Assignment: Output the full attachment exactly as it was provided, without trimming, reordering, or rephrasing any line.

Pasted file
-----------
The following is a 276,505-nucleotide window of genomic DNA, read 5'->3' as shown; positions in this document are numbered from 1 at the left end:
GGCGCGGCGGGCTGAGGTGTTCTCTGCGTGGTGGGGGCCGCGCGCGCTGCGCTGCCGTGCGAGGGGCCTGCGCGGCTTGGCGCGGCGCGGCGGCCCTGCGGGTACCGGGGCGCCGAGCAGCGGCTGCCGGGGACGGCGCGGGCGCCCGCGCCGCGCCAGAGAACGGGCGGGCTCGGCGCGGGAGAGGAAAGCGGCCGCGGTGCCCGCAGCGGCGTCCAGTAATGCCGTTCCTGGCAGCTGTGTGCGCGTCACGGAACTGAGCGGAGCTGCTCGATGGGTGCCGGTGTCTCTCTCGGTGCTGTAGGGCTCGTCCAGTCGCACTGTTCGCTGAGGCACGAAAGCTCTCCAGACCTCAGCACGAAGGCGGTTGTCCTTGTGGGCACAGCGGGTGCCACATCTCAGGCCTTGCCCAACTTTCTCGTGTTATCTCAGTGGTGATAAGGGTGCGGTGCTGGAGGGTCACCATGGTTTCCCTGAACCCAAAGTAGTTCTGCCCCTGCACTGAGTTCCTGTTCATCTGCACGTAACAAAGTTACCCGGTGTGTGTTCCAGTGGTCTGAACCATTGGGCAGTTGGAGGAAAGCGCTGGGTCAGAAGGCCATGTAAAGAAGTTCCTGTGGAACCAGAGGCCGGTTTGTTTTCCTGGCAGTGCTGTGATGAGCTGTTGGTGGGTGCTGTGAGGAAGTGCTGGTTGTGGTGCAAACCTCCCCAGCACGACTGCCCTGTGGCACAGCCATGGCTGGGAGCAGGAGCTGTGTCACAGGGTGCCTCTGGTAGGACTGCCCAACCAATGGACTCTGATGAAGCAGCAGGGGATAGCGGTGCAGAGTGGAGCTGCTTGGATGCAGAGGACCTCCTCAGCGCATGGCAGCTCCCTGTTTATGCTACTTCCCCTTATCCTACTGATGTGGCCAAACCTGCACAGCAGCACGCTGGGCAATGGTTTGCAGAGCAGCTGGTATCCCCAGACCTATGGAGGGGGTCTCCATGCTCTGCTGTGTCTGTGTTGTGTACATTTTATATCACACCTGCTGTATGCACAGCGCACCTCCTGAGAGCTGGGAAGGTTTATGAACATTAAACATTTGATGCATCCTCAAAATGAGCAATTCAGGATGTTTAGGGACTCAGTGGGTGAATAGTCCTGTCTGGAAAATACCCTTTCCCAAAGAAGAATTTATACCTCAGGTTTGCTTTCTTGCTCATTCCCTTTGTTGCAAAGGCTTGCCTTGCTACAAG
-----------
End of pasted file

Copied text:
The following is a 276,505-nucleotide window of genomic DNA, read 5'->3' as shown; positions in this document are numbered from 1 at the left end:
GGCGCGGCGGGCTGAGGTGTTCTCTGCGTGGTGGGGGCCGCGCGCGCTGCGCTGCCGTGCGAGGGGCCTGCGCGGCTTGGCGCGGCGCGGCGGCCCTGCGGGTACCGGGGCGCCGAGCAGCGGCTGCCGGGGACGGCGCGGGCGCCCGCGCCGCGCCAGAGAACGGGCGGGCTCGGCGCGGGAGAGGAAAGCGGCCGCGGTGCCCGCAGCGGCGTCCAGTAATGCCGTTCCTGGCAGCTGTGTGCGCGTCACGGAACTGAGCGGAGCTGCTCGATGGGTGCCGGTGTCTCTCTCGGTGCTGTAGGGCTCGTCCAGTCGCACTGTTCGCTGAGGCACGAAAGCTCTCCAGACCTCAGCACGAAGGCGGTTGTCCTTGTGGGCACAGCGGGTGCCACATCTCAGGCCTTGCCCAACTTTCTCGTGTTATCTCAGTGGTGATAAGGGTGCGGTGCTGGAGGGTCACCATGGTTTCCCTGAACCCAAAGTAGTTCTGCCCCTGCACTGAGTTCCTGTTCATCTGCACGTAACAAAGTTACCCGGTGTGTGTTCCAGTGGTCTGAACCATTGGGCAGTTGGAGGAAAGCGCTGGGTCAGAAGGCCATGTAAAGAAGTTCCTGTGGAACCAGAGGCCGGTTTGTTTTCCTGGCAGTGCTGTGATGAGCTGTTGGTGGGTGCTGTGAGGAAGTGCTGGTTGTGGTGCAAACCTCCCCAGCACGACTGCCCTGTGGCACAGCCATGGCTGGGAGCAGGAGCTGTGTCACAGGGTGCCTCTGGTAGGACTGCCCAACCAATGGACTCTGATGAAGCAGCAGGGGATAGCGGTGCAGAGTGGAGCTGCTTGGATGCAGAGGACCTCCTCAGCGCATGGCAGCTCCCTGTTTATGCTACTTCCCCTTATCCTACTGATGTGGCCAAACCTGCACAGCAGCACGCTGGGCAATGGTTTGCAGAGCAGCTGGTATCCCCAGACCTATGGAGGGGGTCTCCATGCTCTGCTGTGTCTGTGTTGTGTACATTTTATATCACACCTGCTGTATGCACAGCGCACCTCCTGAGAGCTGGGAAGGTTTATGAACATTAAACATTTGATGCATCCTCAAAATGAGCAATTCAGGATGTTTAGGGACTCAGTGGGTGAATAGTCCTGTCTGGAAAATACCCTTTCCCAAAGAAGAATTTATACCTCAGGTTTGCTTTCTTGCTCATTCCCTTTGTTGCAAAGGCTTGCCTTGCTACAAG